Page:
Nana and Narrow-Leaf Cattails
Limelighted by sun, tiny spores
finer and whiter than my grandmother’s hair
hitch a ride on a blackbird’s tail
before falling and rooting starchy shoots below
giving birth to reeds that line the marshy path
I tracked with my mother’s mother
my hand in hers, then hers in mine
her fluffy-seed hair tucked under a straw hat
slowed, I’m told, by the death of her young son.
Nana. Who modeled a love that flowed without hitch,
orbited parental noes and whirled in the direction of yes.
You were so fine
urbane, an old-world gentleman.
One of your grandfathers
planted olive trees on Syrian hills— were
those his large, capable hands
I saw at the ends of your wrists?
Yours were strong hands,
clever hands, scrubbed hands
that held scalpels and removed tumors.
And man, Ed, you were sexy—
more so because you didn’t know.
And smart: even in the throes of dementia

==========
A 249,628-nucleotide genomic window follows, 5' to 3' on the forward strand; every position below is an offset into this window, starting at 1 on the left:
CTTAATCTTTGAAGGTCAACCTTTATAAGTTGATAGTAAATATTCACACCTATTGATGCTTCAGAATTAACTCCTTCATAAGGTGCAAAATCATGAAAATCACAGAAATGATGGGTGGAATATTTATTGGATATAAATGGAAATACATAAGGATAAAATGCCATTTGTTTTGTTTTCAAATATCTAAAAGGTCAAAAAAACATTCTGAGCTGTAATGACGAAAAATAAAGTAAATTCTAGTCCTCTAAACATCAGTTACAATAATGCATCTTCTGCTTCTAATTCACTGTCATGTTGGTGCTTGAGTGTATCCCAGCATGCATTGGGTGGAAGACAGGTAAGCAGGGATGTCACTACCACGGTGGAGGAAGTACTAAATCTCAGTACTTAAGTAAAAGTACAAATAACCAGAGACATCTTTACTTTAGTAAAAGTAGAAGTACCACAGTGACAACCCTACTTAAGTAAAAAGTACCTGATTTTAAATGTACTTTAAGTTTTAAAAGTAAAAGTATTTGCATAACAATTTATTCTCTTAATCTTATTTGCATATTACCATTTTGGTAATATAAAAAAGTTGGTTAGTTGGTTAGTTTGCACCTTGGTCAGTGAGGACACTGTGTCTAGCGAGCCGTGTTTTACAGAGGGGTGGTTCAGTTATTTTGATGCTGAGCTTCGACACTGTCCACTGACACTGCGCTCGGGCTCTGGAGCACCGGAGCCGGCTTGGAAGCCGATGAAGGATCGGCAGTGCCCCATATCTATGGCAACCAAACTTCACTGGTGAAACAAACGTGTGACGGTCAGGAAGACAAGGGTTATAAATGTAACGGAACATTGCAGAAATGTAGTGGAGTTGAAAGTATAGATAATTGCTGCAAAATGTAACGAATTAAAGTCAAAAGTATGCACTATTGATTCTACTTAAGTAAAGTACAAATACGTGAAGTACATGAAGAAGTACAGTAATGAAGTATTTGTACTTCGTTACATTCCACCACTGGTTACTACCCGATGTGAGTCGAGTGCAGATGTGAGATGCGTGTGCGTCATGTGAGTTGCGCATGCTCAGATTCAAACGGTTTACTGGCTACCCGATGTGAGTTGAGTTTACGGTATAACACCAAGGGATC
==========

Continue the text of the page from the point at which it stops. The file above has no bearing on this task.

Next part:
you still proofed my poems.
Propelled by the moon, ocean waves roll
beneath my rented cottage
the timbers of its battered posts.
I wake early to a beach cleansed
and swept throughout the night.
to a pair of egrets in the hush before dawn.
In the east, over the cliffs
pink light intensifies before shading to yellow
as the sun crowns, emerges.
I turn, invert the plastic bag in my hand,
consign my husband’s ash to the sea.
Tomorrow I’ll wake to a beach cleansed
A pair of egrets will stand together,
still. I’ll stroll the shoreline, currents will ripple
over my feet.
Judith Fox’s writing has been published in national magazines, but it was the spare text she wrote for her photography book, I Still Do: Loving and Living with Alzheimer’s, that rekindled her interest in studying and writing poetry. (The book was named “one of the best photography books of 2009” by Photo-Eye Magazine.) Fox is also a fine art photographer with work in the permanent collections of six museums including LACMA and the Virginia Museum of Fine Arts. She is working on a collection of poems currently titled: Sailing Stones. One of her poems is a finalist for Spring 2022 Bellevue Literary Review poetry contest. http://www.judithfox.com
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